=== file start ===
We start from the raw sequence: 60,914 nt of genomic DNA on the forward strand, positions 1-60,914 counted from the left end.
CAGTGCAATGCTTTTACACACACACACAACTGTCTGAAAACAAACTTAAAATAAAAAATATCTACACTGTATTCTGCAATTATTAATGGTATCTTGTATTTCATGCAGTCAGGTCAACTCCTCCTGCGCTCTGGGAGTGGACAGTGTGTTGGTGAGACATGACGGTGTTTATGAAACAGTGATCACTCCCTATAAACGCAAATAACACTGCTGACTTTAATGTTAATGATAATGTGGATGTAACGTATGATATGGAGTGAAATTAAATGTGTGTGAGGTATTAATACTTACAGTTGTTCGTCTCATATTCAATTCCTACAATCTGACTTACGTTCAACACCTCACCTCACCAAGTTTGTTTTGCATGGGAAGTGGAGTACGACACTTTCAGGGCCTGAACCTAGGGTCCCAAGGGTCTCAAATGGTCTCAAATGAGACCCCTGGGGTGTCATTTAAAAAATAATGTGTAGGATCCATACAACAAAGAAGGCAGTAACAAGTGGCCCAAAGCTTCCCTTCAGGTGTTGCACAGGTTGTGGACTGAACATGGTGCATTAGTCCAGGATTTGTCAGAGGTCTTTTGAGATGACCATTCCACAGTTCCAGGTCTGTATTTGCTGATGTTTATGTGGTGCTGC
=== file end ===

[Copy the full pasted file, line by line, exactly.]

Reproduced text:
We start from the raw sequence: 60,914 nt of genomic DNA on the forward strand, positions 1-60,914 counted from the left end.
CAGTGCAATGCTTTTACACACACACACAACTGTCTGAAAACAAACTTAAAATAAAAAATATCTACACTGTATTCTGCAATTATTAATGGTATCTTGTATTTCATGCAGTCAGGTCAACTCCTCCTGCGCTCTGGGAGTGGACAGTGTGTTGGTGAGACATGACGGTGTTTATGAAACAGTGATCACTCCCTATAAACGCAAATAACACTGCTGACTTTAATGTTAATGATAATGTGGATGTAACGTATGATATGGAGTGAAATTAAATGTGTGTGAGGTATTAATACTTACAGTTGTTCGTCTCATATTCAATTCCTACAATCTGACTTACGTTCAACACCTCACCTCACCAAGTTTGTTTTGCATGGGAAGTGGAGTACGACACTTTCAGGGCCTGAACCTAGGGTCCCAAGGGTCTCAAATGGTCTCAAATGAGACCCCTGGGGTGTCATTTAAAAAATAATGTGTAGGATCCATACAACAAAGAAGGCAGTAACAAGTGGCCCAAAGCTTCCCTTCAGGTGTTGCACAGGTTGTGGACTGAACATGGTGCATTAGTCCAGGATTTGTCAGAGGTCTTTTGAGATGACCATTCCACAGTTCCAGGTCTGTATTTGCTGATGTTTATGTGGTGCTGC